6 September 2016 by Lisa Meloncon
As job market season approaches, annual review time is here for us or you’re just trying to figure out the next stage of your career (whatever that may be), I want to repeat a refrain that I say a lot: You have the right to describe yourself as a scholar and teacher in any way that you want. But you also have to figure out who you want to be.
I say this a lot because it’s important that you understand who you want to be and/or who you are as a scholar and teacher. So because I was thinking about it and it came up in a couple of conversations recently, I thought I’d expand it out a bit. It intersects with the recent writing here about how to talk about service by Michele and Pat.
At most institutions, the documents that govern reappointment, tenure, and promotion all say in some form or another that you need to have a research agenda or some way that people know you. So for example, I am firmly a member of the field of technical and professional communication (TPC). Within that field, I am known for programmatic scholarship. Also within TPC, I do the rhetoric of health and medicine (which, for me, includes disability and accessibility issues). Now the rhetoric of health and medicine also moves outward to others areas like rhetoric, composition, communication, disability studies, and linguistics. Others can and should identify and describe themselves in other ways, if you do the rhetoric of health and medicine from those other views. But for me and how I identify and talk about myself, I do the rhetoric of health and medicine as it is associated with TPC. But that’s me.
The over arching point is that you have to be able to describe yourself and demonstrate through your published scholarship, or your dissertation and research trajectory, who you are as a scholar (and teacher). And I cannot stress enough that your institutional documents and your mentors should help guide you in the ways that you define and describe yourself. Because the sooner you can start to articulate it, the easier it is on you every time you need to write a version of it. (And throughout your career, you write this a lot. Did I say a lot.)
But, once you have that figured out, you are in control of that identity. I gave an example recently that I am a terrible record keeper in some ways. By that I mean, I don’t list every single thing that I do in my annual reports (which my institution requires at the end of the academic year as a way to review faculty and to make decisions on merit raises when those are available during our contract cycles) or even on my CV. One I find it tedious and time consuming and not the best use of my time, and second, some of it doesn’t fit the way that I describe myself as a scholar and teacher. That’s my own choice. Others choose to put in their annual report every time they answered a student email. And that’s their choice. The key is to make choices based on your institutional culture and how you want to describe yourself.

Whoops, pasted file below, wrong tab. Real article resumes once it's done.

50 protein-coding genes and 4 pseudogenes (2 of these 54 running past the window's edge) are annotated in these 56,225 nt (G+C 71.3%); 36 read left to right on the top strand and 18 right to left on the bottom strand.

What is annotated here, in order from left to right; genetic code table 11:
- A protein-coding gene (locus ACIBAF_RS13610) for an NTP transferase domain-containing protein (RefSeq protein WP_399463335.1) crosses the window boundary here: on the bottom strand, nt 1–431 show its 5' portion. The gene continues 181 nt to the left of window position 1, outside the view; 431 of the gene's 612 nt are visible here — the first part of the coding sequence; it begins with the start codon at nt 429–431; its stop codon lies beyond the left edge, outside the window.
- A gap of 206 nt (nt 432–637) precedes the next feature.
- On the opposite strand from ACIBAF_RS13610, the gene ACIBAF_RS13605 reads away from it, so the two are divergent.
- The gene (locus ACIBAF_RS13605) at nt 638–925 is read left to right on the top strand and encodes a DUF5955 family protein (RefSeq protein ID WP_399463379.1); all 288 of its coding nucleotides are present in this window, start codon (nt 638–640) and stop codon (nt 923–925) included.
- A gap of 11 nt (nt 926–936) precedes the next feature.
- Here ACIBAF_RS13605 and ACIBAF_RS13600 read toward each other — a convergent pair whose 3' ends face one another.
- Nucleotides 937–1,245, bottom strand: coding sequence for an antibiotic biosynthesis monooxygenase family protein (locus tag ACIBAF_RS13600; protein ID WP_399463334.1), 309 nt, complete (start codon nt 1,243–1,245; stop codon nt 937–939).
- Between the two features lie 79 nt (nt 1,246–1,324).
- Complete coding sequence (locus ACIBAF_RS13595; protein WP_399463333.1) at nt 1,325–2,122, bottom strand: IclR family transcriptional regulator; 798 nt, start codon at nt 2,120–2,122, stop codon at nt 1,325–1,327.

It’s important to remember that the act of describing yourself and the work you do is a rhetorical one that can shift based on the circumstance. Another example is the CV. Often times you may be asked to submit a short CV, particularly in conjunction with research related applications (for things like fellowships or a contributor to an edited collection). The short CV in this instance generally only includes your publication record. If you’re asked to submit a short CV for a teaching award, then it would include your teaching highlights. But, you can also have CV versions for other uses as well. My CV that I have on my website is different from the CV that I submit with my annual report, and I have, yet, another version of the CV that I would submit for different types of applications. The point is that the CV, too, is also a rhetorical document that you can change or shift based on what you’re trying to accomplish with it and how you are describing yourself as a scholar and teacher.
This idea of describing yourself also goes to your online identities, if you have them. Your profile on your institutional website, your own personal website, your LinkedIn account, Twitter, academia.edu…..all of these spaces provide you the opportunity to reinforce and define who you are. In today’s digital environment, this is one of the ways that other people come to know you and your work so in some ways it is important to have a consistent identity across platforms. And that identity should intersect with any paper documents you send out. Cause if you list your website on your CV, it’s likely that most of us are going to go there.
One of the great things about this job is that you can explore all sorts of topics and subjects and ask a wide variety of questions. Within that diverse landscape, however, you have to know who you are and then be able to describe it.
This is where the network of #womeninTC can really come in handy. Lots of people out there that can help you narrow it down and give you feedback.
And for y’all on the job market, look for a post by Kristen Moore next week that will get you started thinking about how to approach the job search.
In the meantime, wishing you joy and productivity.